5

Should I answer an EiC email that communicates a revise decision and sends me the reviews, saying that I will? Or just revise an upload the revised manuscript when it is ready?

18

Just submit the revisions when ready, according to whatever the procedures for that particular journal are. No need to bother the editor with an extra message that doesn't require any action from them.

Often, journals request revisions within some time interval; if you expect to need more time, for example if reviewer requests will require additional experiments, the journal will probably ask that you request an extension. Otherwise, no contact is necessary unless asked for until you send revisions.

1

I, myself, would probably want to send a "thank you" email in return and mention that I'm working on the revision. The editor then knows, at least, that you got the revision request and that it didn't wind up in junk-mail limbo.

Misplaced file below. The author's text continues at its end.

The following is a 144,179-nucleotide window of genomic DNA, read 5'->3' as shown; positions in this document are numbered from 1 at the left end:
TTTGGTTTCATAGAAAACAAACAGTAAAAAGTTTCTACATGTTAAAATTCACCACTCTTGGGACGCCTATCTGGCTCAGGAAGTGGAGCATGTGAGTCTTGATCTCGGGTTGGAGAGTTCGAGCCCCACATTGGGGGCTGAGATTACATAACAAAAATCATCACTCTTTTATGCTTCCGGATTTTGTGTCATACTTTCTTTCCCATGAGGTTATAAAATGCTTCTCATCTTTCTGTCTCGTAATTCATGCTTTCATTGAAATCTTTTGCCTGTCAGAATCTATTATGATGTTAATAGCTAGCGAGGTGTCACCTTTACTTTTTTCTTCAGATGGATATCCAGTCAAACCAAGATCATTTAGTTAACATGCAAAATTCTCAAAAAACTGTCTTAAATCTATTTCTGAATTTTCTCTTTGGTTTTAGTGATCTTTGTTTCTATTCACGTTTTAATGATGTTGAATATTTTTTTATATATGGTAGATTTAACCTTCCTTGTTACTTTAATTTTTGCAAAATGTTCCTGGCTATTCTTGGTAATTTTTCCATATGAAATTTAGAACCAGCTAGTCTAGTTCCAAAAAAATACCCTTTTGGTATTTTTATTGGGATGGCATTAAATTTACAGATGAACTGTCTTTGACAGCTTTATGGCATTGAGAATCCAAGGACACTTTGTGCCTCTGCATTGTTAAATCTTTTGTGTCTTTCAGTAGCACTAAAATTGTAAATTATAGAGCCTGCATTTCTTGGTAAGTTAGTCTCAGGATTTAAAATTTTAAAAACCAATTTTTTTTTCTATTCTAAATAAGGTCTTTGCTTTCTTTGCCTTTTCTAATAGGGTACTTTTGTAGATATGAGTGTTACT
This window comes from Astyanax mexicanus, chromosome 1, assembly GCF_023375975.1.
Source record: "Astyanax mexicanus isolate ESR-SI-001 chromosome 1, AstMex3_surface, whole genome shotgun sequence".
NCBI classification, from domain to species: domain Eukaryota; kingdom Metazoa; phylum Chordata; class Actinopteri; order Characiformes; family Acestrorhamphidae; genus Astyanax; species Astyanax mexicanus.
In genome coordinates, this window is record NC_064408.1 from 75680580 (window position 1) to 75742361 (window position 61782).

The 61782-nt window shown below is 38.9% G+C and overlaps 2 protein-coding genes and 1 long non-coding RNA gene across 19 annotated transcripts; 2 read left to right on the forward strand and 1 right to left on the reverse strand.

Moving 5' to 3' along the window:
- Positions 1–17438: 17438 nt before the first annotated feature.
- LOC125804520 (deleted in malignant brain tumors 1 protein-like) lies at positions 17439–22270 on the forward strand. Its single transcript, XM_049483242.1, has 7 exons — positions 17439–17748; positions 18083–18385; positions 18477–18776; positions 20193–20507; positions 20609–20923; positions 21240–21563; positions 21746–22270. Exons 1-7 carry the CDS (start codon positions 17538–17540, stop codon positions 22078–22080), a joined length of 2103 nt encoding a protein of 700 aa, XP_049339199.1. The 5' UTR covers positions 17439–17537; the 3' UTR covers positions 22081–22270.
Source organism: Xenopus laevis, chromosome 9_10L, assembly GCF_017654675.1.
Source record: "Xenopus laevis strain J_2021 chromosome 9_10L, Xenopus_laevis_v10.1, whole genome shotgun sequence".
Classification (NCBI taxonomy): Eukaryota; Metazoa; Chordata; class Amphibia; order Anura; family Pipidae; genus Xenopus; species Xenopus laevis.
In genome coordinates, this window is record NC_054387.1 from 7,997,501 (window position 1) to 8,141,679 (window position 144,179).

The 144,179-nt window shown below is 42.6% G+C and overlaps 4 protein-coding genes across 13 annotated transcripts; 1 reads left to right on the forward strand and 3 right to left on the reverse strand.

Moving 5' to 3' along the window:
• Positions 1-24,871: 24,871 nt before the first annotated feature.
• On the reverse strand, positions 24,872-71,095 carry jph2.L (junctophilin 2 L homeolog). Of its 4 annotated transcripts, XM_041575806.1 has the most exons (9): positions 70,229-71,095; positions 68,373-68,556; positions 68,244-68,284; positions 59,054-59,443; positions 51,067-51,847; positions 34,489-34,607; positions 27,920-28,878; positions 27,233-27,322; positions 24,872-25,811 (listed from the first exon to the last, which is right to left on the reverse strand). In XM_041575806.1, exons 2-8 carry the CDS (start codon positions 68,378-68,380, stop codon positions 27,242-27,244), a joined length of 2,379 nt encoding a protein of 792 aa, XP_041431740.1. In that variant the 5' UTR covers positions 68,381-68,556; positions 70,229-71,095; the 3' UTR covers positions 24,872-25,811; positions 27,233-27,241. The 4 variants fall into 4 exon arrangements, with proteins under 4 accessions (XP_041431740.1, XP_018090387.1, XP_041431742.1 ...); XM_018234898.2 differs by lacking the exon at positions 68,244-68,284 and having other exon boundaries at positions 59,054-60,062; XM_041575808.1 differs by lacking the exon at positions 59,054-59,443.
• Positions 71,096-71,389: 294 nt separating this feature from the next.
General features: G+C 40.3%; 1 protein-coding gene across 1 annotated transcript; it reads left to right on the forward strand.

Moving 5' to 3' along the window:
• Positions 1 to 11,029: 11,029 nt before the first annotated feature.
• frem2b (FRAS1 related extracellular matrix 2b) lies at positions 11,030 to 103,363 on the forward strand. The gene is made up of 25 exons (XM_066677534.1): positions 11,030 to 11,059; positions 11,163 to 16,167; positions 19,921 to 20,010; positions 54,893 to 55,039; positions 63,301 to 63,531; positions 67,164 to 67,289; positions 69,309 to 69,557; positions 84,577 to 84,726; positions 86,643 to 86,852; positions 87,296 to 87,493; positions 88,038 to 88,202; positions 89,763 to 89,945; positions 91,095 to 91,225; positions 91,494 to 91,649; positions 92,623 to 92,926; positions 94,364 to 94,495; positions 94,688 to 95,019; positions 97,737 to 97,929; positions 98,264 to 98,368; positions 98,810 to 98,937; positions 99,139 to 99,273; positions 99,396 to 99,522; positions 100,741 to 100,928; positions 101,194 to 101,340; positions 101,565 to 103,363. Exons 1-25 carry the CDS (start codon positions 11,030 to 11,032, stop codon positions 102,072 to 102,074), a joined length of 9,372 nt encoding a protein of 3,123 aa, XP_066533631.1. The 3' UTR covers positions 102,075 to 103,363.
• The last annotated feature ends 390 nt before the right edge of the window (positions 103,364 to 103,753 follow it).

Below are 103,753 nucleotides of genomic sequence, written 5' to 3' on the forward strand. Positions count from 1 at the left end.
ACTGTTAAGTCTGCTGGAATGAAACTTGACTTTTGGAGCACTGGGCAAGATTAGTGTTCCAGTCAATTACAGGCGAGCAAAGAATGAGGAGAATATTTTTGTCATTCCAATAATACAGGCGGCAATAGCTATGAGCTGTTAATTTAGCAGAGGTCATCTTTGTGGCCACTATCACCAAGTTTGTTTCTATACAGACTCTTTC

Some might say that it is a mistake to "bother" a busy editor. But, if the volume of work of an editor is so large as to make this a problem, then I think that editor probably has an assistant who filters the mail in any case.

It might be useful information to them or not, but the thank you part seems to me to be appropriate. If a reply were essential, the mail from the EiC would have requested it, however.

  • Yes, I'm always inclined to acknowledge people's communications quickly, and to thank them when appropriate... – Philosopher of science Sep 27 '19 at 12:00

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